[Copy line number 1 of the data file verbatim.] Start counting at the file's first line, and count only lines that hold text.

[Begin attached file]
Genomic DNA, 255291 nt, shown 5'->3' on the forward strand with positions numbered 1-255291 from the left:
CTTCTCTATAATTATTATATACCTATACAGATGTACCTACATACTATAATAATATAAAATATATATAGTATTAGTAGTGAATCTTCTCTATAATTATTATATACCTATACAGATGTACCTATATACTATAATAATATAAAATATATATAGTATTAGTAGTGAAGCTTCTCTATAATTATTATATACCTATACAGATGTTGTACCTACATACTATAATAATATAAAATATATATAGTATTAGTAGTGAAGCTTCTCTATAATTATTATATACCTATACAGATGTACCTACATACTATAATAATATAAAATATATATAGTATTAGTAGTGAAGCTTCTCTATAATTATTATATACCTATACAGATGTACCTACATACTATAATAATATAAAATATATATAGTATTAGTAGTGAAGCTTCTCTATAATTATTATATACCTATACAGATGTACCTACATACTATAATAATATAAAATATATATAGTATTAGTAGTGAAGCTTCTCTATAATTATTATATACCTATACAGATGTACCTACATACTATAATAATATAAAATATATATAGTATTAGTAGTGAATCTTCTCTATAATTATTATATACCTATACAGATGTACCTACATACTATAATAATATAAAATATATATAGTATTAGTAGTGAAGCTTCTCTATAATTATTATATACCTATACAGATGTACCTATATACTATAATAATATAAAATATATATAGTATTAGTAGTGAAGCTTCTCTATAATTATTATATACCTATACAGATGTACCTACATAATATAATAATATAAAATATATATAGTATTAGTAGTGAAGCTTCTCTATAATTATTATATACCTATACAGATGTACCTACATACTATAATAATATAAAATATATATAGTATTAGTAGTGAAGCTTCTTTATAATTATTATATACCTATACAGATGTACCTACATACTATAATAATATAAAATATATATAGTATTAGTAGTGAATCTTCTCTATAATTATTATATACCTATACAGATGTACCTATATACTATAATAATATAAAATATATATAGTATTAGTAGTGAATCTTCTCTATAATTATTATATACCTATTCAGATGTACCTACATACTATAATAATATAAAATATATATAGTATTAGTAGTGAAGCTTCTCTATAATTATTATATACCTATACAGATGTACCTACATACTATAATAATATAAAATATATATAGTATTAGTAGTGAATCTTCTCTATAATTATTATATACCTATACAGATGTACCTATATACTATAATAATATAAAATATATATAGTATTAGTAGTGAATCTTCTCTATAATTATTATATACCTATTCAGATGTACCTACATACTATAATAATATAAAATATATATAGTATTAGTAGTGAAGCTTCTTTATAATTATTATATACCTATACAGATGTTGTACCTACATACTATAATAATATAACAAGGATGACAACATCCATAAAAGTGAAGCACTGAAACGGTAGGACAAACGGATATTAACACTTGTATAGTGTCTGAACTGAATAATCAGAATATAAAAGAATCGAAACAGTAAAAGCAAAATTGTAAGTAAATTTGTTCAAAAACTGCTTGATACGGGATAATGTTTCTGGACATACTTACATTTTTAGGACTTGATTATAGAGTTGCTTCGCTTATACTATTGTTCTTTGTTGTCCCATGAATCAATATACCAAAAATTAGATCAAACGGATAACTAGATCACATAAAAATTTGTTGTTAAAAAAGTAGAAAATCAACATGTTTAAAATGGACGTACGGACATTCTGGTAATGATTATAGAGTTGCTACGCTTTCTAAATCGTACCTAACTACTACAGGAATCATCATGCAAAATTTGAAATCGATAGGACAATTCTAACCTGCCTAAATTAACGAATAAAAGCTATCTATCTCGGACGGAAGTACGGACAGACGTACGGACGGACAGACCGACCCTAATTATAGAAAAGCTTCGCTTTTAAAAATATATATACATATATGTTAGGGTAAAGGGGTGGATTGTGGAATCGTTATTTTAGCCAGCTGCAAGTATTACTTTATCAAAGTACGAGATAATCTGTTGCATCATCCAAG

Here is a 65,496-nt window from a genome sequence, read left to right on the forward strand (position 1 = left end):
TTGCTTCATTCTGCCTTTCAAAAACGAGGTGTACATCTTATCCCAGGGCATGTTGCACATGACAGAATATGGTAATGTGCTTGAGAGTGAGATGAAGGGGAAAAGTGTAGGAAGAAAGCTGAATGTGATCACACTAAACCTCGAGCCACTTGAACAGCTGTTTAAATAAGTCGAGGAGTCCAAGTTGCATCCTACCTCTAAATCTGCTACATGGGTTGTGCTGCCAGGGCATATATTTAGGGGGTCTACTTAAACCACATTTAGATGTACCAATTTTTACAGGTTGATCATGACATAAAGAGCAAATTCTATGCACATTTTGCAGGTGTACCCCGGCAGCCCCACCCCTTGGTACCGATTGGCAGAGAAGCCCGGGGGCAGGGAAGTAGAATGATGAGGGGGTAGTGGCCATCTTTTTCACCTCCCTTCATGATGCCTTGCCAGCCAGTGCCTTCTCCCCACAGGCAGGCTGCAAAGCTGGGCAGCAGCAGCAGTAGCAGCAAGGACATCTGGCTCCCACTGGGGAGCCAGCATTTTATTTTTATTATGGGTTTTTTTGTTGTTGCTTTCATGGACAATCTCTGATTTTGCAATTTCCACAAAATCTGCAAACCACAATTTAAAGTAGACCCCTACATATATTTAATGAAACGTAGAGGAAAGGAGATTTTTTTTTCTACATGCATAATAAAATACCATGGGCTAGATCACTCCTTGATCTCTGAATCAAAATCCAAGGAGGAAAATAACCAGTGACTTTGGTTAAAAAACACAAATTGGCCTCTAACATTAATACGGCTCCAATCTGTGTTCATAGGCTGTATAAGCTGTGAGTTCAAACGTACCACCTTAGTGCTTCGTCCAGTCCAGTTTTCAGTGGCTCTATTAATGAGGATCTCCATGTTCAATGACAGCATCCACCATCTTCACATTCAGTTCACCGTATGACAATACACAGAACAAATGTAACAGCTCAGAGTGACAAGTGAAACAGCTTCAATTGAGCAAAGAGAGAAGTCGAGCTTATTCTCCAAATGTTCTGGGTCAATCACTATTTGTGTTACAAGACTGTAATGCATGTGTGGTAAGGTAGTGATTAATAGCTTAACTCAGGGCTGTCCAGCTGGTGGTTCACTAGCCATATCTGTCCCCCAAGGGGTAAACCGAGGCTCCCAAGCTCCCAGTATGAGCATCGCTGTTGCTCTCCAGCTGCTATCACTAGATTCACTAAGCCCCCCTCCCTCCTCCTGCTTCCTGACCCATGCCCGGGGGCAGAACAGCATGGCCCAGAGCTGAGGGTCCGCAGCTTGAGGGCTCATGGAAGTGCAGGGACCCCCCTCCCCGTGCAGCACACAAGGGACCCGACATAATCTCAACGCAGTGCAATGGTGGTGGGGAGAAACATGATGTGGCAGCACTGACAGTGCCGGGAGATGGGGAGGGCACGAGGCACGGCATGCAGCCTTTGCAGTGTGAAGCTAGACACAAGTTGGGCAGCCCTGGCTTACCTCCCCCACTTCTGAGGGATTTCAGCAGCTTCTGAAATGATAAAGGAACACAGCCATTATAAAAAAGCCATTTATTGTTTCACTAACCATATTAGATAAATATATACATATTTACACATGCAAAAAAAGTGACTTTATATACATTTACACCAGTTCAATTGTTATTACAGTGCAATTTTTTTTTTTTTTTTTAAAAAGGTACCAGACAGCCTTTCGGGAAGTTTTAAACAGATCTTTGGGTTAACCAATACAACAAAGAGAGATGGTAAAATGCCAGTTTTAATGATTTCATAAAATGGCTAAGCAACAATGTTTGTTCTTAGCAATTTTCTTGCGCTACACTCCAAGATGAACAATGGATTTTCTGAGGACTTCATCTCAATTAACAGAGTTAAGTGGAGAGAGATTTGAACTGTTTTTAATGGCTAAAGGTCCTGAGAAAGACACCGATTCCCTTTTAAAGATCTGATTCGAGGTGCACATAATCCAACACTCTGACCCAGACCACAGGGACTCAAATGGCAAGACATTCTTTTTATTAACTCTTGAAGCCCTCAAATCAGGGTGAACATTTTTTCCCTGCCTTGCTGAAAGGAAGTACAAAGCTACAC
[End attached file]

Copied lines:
Genomic DNA, 255291 nt, shown 5'->3' on the forward strand with positions numbered 1-255291 from the left: